Learn Reading A Balance Sheet With Examples

Reading A Balance Sheet

The performance of any business is assessed based on the records presented in the financial statements that they maintain. Three major financial statements that businesses must maintain are the income statement, statement of cash flows, and balance sheet. Of them, the balance sheet is the most prominent one as it helps stakeholders check the present financial health of the companies. While maintaining it with accuracy is difficult, reading a balance sheet properly is even tougher.

What Is A Balance Sheet?

As already stated above, a balance sheet is one of the most useful financial statements that a company maintains to record the flowing finances. It is a document that displays the worth of the company or its book value as of the reporting date, which is the financial date on which the data is recorded.

A business balance sheet helps both the internal and external stakeholders of the company to check the growth and performance of the firm. It lets the business owners have a detailed view of the assets and liabilities and understand how balanced the cash outflow and inflow are. Based on the same, they make effective strategic business decisions.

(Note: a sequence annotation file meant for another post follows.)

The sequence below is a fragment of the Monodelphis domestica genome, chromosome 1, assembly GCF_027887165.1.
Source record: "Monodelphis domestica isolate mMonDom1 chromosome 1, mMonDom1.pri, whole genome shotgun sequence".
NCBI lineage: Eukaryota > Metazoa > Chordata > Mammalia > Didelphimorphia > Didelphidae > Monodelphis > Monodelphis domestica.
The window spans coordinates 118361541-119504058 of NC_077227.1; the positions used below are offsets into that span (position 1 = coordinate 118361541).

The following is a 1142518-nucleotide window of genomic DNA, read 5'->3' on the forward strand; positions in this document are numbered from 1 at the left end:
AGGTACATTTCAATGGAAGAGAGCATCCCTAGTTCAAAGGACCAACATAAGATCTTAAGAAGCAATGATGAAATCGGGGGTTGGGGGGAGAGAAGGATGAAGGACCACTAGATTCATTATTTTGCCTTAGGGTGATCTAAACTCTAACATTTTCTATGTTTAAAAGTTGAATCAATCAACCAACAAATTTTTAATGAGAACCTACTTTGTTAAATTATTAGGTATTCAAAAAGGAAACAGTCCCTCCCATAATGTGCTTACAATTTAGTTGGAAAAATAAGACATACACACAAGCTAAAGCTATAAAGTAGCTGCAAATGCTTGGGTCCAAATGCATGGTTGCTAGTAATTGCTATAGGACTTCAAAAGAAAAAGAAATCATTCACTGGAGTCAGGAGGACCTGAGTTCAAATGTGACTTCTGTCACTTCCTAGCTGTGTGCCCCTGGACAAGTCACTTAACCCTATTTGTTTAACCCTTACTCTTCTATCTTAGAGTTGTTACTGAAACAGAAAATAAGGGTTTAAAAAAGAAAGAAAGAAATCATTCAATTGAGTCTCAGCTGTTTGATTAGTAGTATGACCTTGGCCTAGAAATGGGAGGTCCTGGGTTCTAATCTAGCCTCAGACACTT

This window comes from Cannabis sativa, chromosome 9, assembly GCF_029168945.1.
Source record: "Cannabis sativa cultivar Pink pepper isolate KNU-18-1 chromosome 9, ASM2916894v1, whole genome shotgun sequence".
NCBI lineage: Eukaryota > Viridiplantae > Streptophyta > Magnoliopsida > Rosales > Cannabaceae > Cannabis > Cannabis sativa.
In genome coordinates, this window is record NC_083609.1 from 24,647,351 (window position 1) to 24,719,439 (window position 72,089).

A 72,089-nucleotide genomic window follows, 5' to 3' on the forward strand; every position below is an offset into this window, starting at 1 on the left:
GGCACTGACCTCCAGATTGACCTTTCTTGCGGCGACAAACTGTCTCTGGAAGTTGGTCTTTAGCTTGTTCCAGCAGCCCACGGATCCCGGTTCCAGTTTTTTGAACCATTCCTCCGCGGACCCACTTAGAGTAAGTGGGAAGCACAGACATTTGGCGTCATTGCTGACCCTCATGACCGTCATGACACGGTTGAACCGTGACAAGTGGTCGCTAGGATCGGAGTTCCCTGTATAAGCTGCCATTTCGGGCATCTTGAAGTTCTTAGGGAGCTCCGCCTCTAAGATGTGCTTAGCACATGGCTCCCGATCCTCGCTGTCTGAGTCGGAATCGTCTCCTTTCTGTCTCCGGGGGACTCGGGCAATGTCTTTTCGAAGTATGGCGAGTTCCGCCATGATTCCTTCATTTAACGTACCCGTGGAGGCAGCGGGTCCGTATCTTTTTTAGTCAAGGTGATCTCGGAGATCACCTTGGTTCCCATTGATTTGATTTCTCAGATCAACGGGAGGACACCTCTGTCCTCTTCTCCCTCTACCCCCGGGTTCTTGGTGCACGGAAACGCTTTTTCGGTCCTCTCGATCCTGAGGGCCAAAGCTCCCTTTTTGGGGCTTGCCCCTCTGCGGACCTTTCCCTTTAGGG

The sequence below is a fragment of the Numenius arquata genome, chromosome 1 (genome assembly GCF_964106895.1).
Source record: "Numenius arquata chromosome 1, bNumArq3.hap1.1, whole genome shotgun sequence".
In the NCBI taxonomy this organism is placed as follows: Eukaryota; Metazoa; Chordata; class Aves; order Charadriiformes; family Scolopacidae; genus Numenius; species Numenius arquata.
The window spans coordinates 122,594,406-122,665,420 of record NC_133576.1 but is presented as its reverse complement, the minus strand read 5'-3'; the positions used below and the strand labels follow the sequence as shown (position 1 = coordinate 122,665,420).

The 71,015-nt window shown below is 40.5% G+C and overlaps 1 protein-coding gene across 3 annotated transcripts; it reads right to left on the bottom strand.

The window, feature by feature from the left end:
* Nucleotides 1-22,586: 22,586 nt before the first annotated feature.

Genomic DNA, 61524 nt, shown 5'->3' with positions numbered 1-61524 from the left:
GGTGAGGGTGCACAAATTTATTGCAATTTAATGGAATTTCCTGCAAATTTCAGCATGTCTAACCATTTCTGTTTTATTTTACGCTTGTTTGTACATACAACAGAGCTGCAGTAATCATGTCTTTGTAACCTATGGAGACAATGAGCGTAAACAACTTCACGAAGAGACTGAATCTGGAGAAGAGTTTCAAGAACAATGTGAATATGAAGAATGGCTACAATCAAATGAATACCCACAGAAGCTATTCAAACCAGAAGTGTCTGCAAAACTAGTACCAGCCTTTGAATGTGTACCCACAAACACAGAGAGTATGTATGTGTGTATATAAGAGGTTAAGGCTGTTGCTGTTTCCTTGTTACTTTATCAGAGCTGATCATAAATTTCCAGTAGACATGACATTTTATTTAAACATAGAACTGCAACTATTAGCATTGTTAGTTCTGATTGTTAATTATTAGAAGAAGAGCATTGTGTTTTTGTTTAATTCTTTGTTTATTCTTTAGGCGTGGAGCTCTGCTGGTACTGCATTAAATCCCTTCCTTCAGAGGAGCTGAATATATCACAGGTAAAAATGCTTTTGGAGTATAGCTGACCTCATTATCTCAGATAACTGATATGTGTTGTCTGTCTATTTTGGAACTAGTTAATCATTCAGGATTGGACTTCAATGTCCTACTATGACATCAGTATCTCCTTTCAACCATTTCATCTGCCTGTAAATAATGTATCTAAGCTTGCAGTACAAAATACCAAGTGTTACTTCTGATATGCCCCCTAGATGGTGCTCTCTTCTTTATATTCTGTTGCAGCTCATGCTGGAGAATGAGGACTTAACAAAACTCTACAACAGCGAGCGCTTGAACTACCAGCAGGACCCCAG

Next, the financial details in the balance sheet become an analysis tool for potential investors who try to learn about the business prospects and assess its growth per the details covered within. Depending on their assessment and the growth potential of the company, they decide whether to invest in the firm or skip it.


Reading a balance sheet requires a few necessary financial accounting skills. For you to start with, knowing the components that help generate this financial statement is a must. Three major elements make up this balance sheet – assets, liabilities, and shareholder’s equity.


Assets refer to whatever a company owns of a significant value. These are accounts that involve cash inflow and can either be current assets or long-term assets. Current assets include the assets that are currently active or have a life span of less than a year. On the contrary, the assets with ownerships that exceed the term of one year are long-term assets. 

While the accounts related to accounts receivables, inventory, and cash in balance account fall under the current assets category, property, plant, and goodwill are labeled as long-term assets.


Liabilities refer to the debt or any financial burden that the company faces as of the reporting date. Like assets, these are also classified into current and long-term categories. The current liabilities are the financial burden that companies need to take care of within a year, while long-term liabilities are debts exceeding that tenure. 

While a current portion of long-term debt or accounts payable are current liabilities, long-term debt, and the rent to be paid for a long-term fall under the long-term liabilities category.

Shareholder’s Equity

Shareholder’s equity for a corporation is the same as the owner’s equity for a firm running as a sole proprietorship entity or partnership venture. It is the total net worth of a business, which includes the initial amount of money that shareholders invest in a company. It includes everything from paid-up capital to retained earnings to contributed surplus.

While the assets take the debit side, the liabilities are recorded as a credit entry for the company.

How To Read A Balance Sheet?